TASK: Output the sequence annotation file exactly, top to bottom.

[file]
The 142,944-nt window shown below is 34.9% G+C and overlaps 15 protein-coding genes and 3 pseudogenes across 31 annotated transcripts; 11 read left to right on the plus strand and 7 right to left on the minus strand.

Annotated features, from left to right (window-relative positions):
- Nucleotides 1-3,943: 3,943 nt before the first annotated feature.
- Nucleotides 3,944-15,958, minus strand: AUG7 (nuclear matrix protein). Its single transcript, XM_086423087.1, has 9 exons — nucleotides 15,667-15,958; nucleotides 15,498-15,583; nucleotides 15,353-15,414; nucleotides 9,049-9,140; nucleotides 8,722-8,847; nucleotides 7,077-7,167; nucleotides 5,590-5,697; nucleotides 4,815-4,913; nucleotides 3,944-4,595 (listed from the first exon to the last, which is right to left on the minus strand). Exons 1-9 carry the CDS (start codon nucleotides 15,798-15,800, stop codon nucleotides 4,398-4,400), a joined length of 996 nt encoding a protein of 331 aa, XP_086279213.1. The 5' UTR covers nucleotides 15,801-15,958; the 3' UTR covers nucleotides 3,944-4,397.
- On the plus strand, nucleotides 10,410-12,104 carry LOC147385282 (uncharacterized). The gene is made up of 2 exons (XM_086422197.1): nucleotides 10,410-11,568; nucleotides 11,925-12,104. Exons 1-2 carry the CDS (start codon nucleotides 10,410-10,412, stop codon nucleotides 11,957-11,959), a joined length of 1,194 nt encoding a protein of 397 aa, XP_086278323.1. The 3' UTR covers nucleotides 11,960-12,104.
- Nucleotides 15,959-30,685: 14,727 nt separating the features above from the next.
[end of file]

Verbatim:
The 142,944-nt window shown below is 34.9% G+C and overlaps 15 protein-coding genes and 3 pseudogenes across 31 annotated transcripts; 11 read left to right on the plus strand and 7 right to left on the minus strand.

Annotated features, from left to right (window-relative positions):
- Nucleotides 1-3,943: 3,943 nt before the first annotated feature.
- Nucleotides 3,944-15,958, minus strand: AUG7 (nuclear matrix protein). Its single transcript, XM_086423087.1, has 9 exons — nucleotides 15,667-15,958; nucleotides 15,498-15,583; nucleotides 15,353-15,414; nucleotides 9,049-9,140; nucleotides 8,722-8,847; nucleotides 7,077-7,167; nucleotides 5,590-5,697; nucleotides 4,815-4,913; nucleotides 3,944-4,595 (listed from the first exon to the last, which is right to left on the minus strand). Exons 1-9 carry the CDS (start codon nucleotides 15,798-15,800, stop codon nucleotides 4,398-4,400), a joined length of 996 nt encoding a protein of 331 aa, XP_086279213.1. The 5' UTR covers nucleotides 15,801-15,958; the 3' UTR covers nucleotides 3,944-4,397.
- On the plus strand, nucleotides 10,410-12,104 carry LOC147385282 (uncharacterized). The gene is made up of 2 exons (XM_086422197.1): nucleotides 10,410-11,568; nucleotides 11,925-12,104. Exons 1-2 carry the CDS (start codon nucleotides 10,410-10,412, stop codon nucleotides 11,957-11,959), a joined length of 1,194 nt encoding a protein of 397 aa, XP_086278323.1. The 3' UTR covers nucleotides 11,960-12,104.
- Nucleotides 15,959-30,685: 14,727 nt separating the features above from the next.